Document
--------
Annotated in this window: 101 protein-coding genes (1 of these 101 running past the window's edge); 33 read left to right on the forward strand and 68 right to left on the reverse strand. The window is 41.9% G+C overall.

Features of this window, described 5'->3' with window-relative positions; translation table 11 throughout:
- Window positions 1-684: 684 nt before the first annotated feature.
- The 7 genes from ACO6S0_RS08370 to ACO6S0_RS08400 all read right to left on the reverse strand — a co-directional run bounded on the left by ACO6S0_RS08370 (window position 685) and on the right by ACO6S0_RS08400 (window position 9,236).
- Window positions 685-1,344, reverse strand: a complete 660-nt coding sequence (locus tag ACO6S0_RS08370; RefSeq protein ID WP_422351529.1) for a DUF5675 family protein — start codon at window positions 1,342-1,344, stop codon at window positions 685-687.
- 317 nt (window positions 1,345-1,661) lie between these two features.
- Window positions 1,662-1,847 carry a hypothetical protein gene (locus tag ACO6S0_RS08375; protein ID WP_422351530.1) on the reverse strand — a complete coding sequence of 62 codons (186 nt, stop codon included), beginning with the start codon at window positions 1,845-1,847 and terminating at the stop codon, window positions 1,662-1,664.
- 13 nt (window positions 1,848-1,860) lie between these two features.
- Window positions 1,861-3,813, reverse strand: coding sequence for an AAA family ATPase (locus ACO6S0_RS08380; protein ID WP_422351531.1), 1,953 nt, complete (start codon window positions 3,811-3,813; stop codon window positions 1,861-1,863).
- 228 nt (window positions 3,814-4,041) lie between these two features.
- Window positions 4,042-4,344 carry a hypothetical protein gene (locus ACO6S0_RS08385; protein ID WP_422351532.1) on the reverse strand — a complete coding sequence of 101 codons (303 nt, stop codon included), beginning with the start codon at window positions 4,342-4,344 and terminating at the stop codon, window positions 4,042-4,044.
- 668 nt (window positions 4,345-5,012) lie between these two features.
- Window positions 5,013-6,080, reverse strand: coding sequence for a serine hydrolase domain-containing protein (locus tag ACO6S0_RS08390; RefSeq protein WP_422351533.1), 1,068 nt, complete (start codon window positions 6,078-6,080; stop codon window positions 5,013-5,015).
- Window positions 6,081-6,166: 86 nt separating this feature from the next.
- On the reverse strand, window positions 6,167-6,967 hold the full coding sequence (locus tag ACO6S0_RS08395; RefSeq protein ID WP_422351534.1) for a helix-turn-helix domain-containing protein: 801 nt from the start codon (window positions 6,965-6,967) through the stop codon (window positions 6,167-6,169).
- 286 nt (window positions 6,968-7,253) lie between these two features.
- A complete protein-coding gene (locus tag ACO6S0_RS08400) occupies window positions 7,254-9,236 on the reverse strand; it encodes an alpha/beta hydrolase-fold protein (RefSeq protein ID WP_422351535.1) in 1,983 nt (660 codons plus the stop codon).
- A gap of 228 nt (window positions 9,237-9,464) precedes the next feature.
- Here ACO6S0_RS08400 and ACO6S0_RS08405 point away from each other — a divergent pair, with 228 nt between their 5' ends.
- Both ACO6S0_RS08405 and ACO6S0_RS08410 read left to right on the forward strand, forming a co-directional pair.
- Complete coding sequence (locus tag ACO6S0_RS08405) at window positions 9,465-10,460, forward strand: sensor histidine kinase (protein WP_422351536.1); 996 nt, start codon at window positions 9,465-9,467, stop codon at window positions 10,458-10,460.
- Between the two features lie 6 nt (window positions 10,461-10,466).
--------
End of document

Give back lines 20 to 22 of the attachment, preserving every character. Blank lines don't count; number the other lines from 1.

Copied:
- Both ACO6S0_RS08405 and ACO6S0_RS08410 read left to right on the forward strand, forming a co-directional pair.
- Complete coding sequence (locus tag ACO6S0_RS08405) at window positions 9,465-10,460, forward strand: sensor histidine kinase (protein WP_422351536.1); 996 nt, start codon at window positions 9,465-9,467, stop codon at window positions 10,458-10,460.
- Between the two features lie 6 nt (window positions 10,461-10,466).